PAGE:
To sum it up: Be thoughtful in how you approach your messages, don’t be spammy, and utilize a combination feature that will automatically send a text message to cell phones and a voice call to landlines.

    About Text-Em-All

    We aim to keep people informed when it matters most. We deliver personalized, informational, emergency mass text messages and phone calls fast—whether they’re going to five people or 50,000.

    About Avionté

    Avionté Staffing Software delivers a robust platform for clerical, light industrial, IT, and professional staffing firms that includes powerful ATS, payroll and billing solutions, and the first paycard designed specifically for the staffing industry.


  • Tuesday, March 30, 2021 12:26 PM | Denise Downing (Administrator)

    Submitted by Two River Benefits Consultants, LLC

    President Joe Biden signed the American Rescue Plan Act of 2021 (ARPA) into law on March 11, 2021. Along with providing financial relief for individuals, state and local governments, schools, businesses and for other purposes, the law contains the following measures of special interest to employers and their employees:

    • A subsidy for COBRA premiums, funded through employer tax credits
    • Extension of employer tax credits for FFCRA employee leave voluntarily provided through Sept. 30, 2021
    • Expansion of employee earnings eligible for the FFCRA tax credit
    • Inclusion of testing and immunization as reasons for FFCRA leave
    • Extension of $300 increase in weekly unemployment benefits
    • Extension of weekly unemployment benefits for workers who otherwise wouldn’t qualify for these benefits
    • Expansion of subsidy for ACA premiums
    • Increase in DCAP contribution limits
    • Extension and expansion of the employee retention tax credit

    Action Steps

    Employers should review the ARPA’s provisions to identify any requirements and opportunities that apply to them. Employers are also advised to watch for official guidance on the implementation of the law.

    COBRA Subsidy

    The Consolidated Omnibus Budget Reconciliation Act of 1986 (COBRA) allows employees who would lose employer-sponsored health insurance because of job loss (or a reduction in working hours) to continue that insurance for 18 months. However, the employer can require the employee electing COBRA coverage to pay the entire cost of the premium.

    The ARPA provides a 100% subsidy of COBRA premiums from April 1, 2021, through Sept. 30, 2021, for employees and their family members who lost health insurance due to the involuntary termination (or reduction in hours) of their employment. These individuals would be allowed to elect subsidized COBRA even if they had earlier declined the COBRA option, or had enrolled in COBRA and then dropped it. The subsidy would not apply to employees who voluntarily terminated their employment or who qualify for another group health plan.

    The subsidy is funded by the federal government through a refundable payroll tax credit. The ARPA contains new employee notice requirements for plan administrators; the U.S. Department of Labor will issue model notices for this purpose. Employees may elect subsidized COBRA any time from April 1, 2021, through 60 days after receiving notice of the benefit.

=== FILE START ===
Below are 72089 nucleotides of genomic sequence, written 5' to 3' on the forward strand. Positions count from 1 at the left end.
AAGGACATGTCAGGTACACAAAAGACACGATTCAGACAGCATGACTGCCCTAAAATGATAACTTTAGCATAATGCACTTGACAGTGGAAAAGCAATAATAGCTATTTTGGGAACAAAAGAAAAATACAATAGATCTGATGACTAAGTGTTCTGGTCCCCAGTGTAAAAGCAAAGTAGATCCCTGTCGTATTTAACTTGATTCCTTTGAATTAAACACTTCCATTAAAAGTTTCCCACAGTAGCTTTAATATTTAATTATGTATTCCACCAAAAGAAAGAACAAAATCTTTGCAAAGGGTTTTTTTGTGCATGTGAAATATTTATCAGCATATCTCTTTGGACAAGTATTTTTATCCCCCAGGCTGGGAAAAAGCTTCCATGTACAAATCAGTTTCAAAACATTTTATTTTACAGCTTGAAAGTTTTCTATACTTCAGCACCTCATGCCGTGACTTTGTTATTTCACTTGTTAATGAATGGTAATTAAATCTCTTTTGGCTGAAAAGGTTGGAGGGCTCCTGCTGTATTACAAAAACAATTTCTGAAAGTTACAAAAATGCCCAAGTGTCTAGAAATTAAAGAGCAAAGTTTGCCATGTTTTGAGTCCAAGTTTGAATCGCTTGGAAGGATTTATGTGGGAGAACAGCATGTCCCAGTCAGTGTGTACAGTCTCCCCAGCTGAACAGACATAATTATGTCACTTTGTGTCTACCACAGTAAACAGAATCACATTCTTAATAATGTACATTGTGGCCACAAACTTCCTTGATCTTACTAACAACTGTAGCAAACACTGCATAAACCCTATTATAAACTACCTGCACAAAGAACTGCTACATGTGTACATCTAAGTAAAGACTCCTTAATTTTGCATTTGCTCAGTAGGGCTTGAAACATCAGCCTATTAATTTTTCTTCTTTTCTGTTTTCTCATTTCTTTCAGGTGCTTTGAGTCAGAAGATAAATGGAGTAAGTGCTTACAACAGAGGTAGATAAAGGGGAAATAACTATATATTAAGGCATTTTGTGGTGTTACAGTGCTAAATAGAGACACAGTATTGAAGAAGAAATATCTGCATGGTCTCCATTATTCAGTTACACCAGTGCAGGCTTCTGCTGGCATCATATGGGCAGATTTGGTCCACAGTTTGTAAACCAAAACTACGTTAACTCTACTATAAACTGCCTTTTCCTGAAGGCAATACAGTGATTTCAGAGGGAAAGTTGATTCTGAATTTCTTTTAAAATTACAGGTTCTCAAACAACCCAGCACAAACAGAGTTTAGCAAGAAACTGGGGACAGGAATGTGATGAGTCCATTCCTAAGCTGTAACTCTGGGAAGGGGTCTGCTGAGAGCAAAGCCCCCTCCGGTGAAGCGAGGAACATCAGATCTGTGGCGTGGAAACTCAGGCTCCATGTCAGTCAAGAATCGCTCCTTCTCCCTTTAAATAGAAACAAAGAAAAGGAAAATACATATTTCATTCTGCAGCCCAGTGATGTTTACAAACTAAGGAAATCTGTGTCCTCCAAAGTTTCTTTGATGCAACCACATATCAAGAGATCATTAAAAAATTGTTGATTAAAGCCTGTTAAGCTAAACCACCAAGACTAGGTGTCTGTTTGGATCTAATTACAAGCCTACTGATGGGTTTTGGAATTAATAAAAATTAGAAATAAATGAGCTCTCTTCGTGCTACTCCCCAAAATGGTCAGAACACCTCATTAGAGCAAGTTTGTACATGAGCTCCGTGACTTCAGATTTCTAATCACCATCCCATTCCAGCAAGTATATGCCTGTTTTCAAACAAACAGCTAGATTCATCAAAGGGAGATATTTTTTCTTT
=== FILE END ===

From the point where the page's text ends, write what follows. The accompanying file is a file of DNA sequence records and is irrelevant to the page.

FFCRA Leave

    The Families First Coronavirus Response Act (FFCRA), passed in March 2020, provided a tax credit for employers to fund two types of paid employee leave required by the law. These leave requirements expired in December 2020. However, the tax credits were extended through March 31, 2021, for employers that chose to continue to provide FFCRA leave beyond Dec. 31, 2020.

    The ARPA extends the FFCRA employer tax credit for voluntarily provided leave through Sept 30, 2021, and adds employee time off related to COVID-19 testing and immunization as permissible reasons for taking the voluntary leave. It also increases the amount of wages eligible for the family leave credit from $10,000 to $12,000 per employee, and it provides an additional 10 days of voluntary emergency paid sick leave for employees, beginning April 1, 2021.

    Unemployment

    The ARPA extends three pandemic-related federal unemployment programs that were otherwise scheduled to end in March or April 2021. These include:

    Pandemic Unemployment Assistance, which provides weekly benefits to independent contractors, self-employed individuals and other workers who would typically not be eligible for unemployment benefits;

    • Pandemic Emergency Unemployment Compensation, which provides weekly benefits to individuals who have exhausted their eligibility for all other unemployment benefits; and
    • Federal Pandemic Unemployment Compensation, which provides an additional $300 weekly payment to individuals who are already receiving PUA, PEUC or regular unemployment benefits.

    Under the ARPA, all of these benefits are now available through Sept. 6, 2021.

    The ARPA also changes how unemployment benefits received in 2020 are taxed. Specifically, it exempts the first $10,200 from federal income tax for each spouse in households with under $150,000 in adjusted gross income.

    ACA

    The ARPA temporarily increases the dollar amount and expands eligibility for federal subsidies for health insurance coverage purchased through the Affordable Care Act (ACA) Exchanges. Currently, the ACA’s premium tax credits are not available to individuals with income at or above 400% of the federal poverty level. The ARPA temporarily eliminates this income cap on these subsidies for a period of two years.

    The law also:

    Limits the total amount a household would be required to pay for health coverage through the Exchanges to 8.5% of their household income;